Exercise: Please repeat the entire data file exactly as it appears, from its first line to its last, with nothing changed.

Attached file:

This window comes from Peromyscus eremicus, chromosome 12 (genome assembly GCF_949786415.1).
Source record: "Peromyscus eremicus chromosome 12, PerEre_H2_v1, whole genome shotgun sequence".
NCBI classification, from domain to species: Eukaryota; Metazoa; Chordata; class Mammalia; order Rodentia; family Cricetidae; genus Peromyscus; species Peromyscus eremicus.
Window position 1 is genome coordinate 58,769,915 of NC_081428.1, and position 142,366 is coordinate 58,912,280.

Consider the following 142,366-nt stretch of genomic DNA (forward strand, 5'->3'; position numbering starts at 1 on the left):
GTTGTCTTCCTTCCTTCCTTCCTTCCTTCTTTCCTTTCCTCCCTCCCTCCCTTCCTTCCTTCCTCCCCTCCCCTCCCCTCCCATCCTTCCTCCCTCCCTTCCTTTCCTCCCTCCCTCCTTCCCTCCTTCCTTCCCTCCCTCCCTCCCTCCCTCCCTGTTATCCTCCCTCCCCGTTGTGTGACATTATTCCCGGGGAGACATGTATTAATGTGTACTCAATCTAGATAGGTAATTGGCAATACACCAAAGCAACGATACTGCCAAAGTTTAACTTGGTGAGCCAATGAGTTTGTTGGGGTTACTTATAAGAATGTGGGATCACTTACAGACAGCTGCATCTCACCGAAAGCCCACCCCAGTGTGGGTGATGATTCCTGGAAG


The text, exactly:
This window comes from Peromyscus eremicus, chromosome 12 (genome assembly GCF_949786415.1).
Source record: "Peromyscus eremicus chromosome 12, PerEre_H2_v1, whole genome shotgun sequence".
NCBI classification, from domain to species: Eukaryota; Metazoa; Chordata; class Mammalia; order Rodentia; family Cricetidae; genus Peromyscus; species Peromyscus eremicus.
Window position 1 is genome coordinate 58,769,915 of NC_081428.1, and position 142,366 is coordinate 58,912,280.

Consider the following 142,366-nt stretch of genomic DNA (forward strand, 5'->3'; position numbering starts at 1 on the left):
GTTGTCTTCCTTCCTTCCTTCCTTCCTTCTTTCCTTTCCTCCCTCCCTCCCTTCCTTCCTTCCTCCCCTCCCCTCCCCTCCCATCCTTCCTCCCTCCCTTCCTTTCCTCCCTCCCTCCTTCCCTCCTTCCTTCCCTCCCTCCCTCCCTCCCTCCCTGTTATCCTCCCTCCCCGTTGTGTGACATTATTCCCGGGGAGACATGTATTAATGTGTACTCAATCTAGATAGGTAATTGGCAATACACCAAAGCAACGATACTGCCAAAGTTTAACTTGGTGAGCCAATGAGTTTGTTGGGGTTACTTATAAGAATGTGGGATCACTTACAGACAGCTGCATCTCACCGAAAGCCCACCCCAGTGTGGGTGATGATTCCTGGAAG